Vanilla, native to Mexico, is the only edible member of the orchid family. This aromatic is widely used in both food and cosmetic applications. With demand outstripping supply, it is an expensive spice and as a result there are a number of imitation vanilla extracts available. Historically it was used in the treatment of conditions ranging from increasing virility and fertility to treating hysterics and depression and as a nerve stimulant. More recently, over 200 phytonutrients (bioactive plant compounds) have been identified and investigation into their healing properties is ongoing. Vanillin, the main constituent, may offer a promising role in the prevention and treatment of cancer as well as in the treatment of sickle cell anemia, where it is shown to reduce the number of sickle-shaped red blood cells which cause symptoms of pain and fatigue. It is grown in islands of the Indian Ocean such as Madagascar, in Mexico, Indonesia, Tahiti and West India and is available in the form of a dried whole pod or bean from which seeds are extracted or as an extract. Although imitation extracts mimic the flavour of vanilla, they contain no vanillin.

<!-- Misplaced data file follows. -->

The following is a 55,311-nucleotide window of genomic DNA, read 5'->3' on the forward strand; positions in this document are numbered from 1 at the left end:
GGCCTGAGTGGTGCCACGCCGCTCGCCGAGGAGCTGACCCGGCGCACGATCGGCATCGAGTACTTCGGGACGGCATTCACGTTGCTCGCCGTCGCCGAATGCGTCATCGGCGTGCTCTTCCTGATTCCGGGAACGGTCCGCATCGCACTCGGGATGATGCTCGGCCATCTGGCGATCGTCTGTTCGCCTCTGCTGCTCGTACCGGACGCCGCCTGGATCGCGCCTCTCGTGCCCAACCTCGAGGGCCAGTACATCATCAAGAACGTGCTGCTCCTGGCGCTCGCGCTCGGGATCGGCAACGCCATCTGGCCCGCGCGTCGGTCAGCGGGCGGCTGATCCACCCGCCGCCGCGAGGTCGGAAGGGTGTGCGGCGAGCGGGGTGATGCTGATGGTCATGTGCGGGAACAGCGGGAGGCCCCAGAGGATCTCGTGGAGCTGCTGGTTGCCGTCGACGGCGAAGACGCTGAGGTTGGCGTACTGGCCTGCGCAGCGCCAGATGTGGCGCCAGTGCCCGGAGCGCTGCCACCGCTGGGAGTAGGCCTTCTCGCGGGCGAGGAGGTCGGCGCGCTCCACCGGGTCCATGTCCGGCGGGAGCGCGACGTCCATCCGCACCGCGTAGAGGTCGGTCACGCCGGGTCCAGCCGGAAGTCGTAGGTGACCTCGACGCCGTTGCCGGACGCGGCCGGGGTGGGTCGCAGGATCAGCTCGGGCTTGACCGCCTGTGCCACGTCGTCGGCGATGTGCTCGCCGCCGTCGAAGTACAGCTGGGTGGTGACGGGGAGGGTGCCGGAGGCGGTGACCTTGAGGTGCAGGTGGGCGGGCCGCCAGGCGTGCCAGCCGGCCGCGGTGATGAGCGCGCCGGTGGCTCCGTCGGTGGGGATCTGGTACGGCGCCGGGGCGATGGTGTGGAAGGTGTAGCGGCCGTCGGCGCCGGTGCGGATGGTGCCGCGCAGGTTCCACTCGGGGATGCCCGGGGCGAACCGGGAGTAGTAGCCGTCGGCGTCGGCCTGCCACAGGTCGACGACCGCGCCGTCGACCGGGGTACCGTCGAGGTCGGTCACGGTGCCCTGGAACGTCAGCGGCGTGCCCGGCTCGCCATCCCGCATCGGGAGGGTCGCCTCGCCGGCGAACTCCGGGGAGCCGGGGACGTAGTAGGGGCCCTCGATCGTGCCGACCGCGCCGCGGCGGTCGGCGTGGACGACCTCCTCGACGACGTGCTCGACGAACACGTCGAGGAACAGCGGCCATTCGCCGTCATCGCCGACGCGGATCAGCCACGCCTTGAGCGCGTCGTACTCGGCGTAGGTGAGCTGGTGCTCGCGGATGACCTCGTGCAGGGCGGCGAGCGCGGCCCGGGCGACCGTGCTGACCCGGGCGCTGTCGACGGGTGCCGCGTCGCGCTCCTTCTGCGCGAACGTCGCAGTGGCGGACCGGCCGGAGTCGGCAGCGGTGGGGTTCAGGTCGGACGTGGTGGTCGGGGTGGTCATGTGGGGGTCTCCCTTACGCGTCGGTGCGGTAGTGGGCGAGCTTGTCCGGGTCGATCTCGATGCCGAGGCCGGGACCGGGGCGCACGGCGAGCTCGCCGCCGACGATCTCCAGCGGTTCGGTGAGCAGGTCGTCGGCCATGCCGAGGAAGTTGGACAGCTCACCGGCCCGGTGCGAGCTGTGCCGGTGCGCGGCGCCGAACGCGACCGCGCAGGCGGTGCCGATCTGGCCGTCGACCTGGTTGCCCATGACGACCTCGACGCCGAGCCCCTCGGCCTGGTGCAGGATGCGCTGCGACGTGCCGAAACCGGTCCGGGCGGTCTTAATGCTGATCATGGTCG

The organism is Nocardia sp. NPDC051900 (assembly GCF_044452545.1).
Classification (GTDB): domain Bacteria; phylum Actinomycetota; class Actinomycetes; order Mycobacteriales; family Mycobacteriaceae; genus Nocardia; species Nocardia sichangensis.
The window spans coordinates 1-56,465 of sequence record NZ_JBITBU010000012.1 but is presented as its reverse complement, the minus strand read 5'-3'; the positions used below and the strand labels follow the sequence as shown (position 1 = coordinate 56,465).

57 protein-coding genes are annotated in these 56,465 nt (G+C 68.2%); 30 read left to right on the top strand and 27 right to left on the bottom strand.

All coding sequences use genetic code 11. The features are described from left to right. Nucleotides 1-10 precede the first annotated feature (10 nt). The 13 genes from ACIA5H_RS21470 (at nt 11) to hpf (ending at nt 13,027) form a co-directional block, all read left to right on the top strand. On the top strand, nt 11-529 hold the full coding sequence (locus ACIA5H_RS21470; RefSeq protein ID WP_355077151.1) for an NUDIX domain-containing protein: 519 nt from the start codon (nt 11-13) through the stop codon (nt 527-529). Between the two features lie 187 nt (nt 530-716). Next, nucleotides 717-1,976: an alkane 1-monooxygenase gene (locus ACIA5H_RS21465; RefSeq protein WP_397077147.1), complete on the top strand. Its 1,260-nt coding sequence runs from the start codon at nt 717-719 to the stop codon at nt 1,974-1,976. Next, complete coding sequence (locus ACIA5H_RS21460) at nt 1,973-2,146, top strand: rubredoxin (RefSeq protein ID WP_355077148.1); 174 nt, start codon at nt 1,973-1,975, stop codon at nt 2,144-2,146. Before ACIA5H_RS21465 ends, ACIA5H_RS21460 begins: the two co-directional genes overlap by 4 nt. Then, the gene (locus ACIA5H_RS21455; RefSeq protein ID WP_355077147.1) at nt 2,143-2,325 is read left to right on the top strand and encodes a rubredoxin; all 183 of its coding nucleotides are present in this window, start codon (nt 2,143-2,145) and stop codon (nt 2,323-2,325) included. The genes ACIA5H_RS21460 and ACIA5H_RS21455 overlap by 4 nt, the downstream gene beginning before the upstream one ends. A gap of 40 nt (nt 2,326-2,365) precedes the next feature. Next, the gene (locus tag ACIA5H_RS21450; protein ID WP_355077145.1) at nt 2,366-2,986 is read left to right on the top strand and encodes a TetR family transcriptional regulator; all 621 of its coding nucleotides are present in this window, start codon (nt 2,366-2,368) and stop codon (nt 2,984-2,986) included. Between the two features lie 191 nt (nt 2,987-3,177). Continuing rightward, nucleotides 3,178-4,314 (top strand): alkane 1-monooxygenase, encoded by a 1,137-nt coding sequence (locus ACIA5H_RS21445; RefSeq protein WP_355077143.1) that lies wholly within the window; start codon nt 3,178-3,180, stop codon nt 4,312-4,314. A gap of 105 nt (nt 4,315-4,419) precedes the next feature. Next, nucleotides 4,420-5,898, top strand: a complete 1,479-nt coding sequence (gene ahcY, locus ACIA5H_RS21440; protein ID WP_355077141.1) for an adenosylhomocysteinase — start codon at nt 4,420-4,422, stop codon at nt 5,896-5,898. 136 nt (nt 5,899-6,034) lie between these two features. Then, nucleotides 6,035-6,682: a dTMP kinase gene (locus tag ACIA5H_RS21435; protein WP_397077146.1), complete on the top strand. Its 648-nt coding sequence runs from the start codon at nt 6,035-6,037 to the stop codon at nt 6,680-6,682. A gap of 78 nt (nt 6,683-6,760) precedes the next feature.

Vanilla’s sweet flavour adapts well to deserts and ice cream, but it can also be used in savoury recipes such as sauces to accompany shellfish, butter sauces featuring fish or chicken and to balance out stronger flavours in salsas, chutney and curries. It can also be used in salad dressings, vinaigrettes and savoury rubs for meat or chicken.
This slightly sweet, aromatic rub can be rubbed on meat, chicken or fish and lightly brushed with oil. Allow to marinate for 3-6 hours before grilling, pan frying or roasting.
¾ (8-10cm) of a vanilla bean pod (seeds removed) OR 2 tsp vanilla extract
2 tsp brown sugar
2 tsp salt flakes
1 tsp freshly ground black pepper
½ tsp ground allspice
½ tsp ground cumin
½ tsp ground ginger
1 tsp cayenne pepper
Mix up all ingredients and store in an airtight container.